New marine worm found without anus and brain: Will this bizarre animal shed new light on how our internal organs evolved? [VIDEO]

Marine worm
A screen grab of the YouTube video

Researchers in Japan have discovered a bizarre new species of worm that lacks a number of internal features common to other animals, including an anus. The scientists believe that this latest finding could surely shed light on the origin of animals' complex internal body parts. This latest study was published the journal BMC Evolutionary Biology.

A team of scientists from the University of Tsukuba in Japan found the yellowish primitive marine worm, scientifically known as Xenoturbella, on the seafloor of the western Pacific Ocean. The researchers captured a two-inch female and a 0.4-inch juvenile and examined the specimens using MicroCT scanning to find more about it.

According to the experts, the worm lacks certain seemingly-important body parts, such as a centralized nervous system, kidneys, brain and an anus. Thus, it is clear that these weird creatures lack the ability to breathe air, bleed or poop. However, they can eat, with the help of tiny, oval-shaped mouths.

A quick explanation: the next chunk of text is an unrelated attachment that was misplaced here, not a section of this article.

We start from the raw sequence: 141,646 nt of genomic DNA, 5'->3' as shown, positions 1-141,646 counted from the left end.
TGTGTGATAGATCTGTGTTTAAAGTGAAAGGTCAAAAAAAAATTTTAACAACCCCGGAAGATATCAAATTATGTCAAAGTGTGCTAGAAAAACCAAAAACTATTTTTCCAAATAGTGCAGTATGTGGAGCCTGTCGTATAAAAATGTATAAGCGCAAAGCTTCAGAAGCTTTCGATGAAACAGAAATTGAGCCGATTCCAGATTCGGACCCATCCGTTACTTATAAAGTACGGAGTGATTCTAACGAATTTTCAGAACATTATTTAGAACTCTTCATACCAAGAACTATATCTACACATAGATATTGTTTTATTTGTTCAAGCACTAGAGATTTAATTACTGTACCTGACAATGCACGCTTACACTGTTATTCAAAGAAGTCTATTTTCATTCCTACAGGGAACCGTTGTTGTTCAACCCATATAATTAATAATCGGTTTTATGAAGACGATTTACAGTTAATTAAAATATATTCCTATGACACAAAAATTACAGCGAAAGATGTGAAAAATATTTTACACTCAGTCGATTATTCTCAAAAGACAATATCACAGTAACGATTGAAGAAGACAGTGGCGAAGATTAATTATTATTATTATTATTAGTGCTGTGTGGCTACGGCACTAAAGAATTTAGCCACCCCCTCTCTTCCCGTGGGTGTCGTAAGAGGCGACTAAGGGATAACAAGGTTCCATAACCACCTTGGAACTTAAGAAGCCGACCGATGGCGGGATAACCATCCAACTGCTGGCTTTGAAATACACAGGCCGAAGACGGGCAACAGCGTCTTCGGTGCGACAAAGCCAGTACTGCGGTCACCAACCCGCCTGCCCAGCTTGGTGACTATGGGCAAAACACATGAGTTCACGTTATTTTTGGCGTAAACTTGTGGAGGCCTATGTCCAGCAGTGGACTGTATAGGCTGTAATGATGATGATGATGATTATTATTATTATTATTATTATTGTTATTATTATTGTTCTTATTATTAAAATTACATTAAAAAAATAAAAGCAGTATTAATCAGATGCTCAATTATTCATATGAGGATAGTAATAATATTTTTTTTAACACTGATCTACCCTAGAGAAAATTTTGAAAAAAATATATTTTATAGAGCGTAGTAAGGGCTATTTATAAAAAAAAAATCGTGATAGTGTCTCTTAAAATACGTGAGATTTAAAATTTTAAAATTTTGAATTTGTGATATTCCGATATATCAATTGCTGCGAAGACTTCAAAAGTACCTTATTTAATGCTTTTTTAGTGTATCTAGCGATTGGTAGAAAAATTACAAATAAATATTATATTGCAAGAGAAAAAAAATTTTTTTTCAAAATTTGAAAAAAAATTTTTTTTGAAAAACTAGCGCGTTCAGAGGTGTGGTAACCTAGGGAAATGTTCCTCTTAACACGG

The researchers have found that the body of the worm was contaminated with several species of bivalve DNA suggesting that Xenoturbella japonica, a name given by the researchers, feeds on bivalves.

Xenoturbella is a group of simple, tiny, worm-like species that have almost no complexity to their body plans, which appeared near the root of the animal kingdom's tree of life. Several members of the genus do excrete what they eat but not from their back side. They have a separate opening that leads to their bag-shaped digestive track, and it's the same opening that they excrete from. The new species may well do the same.

However, researchers believe that the unique features of this creature might mean that it's an even more primitive and could be an ancestral form of the the Xenoturbella group.

In the past, it was very difficult to study about marine worms in the genus Xenoturbella as the creatures dwell hundreds or thousands of feet beneath the surface. However, the researchers believe that the latest discovery could offer a new solution.

"One habitat where X. japonica was found is easily accessible from a marine station," so the new species could be valuable for researching the evolution of these types of worms, co-author Hisanori Kohtsuka said in the statement.

This article was first published on December 27, 2017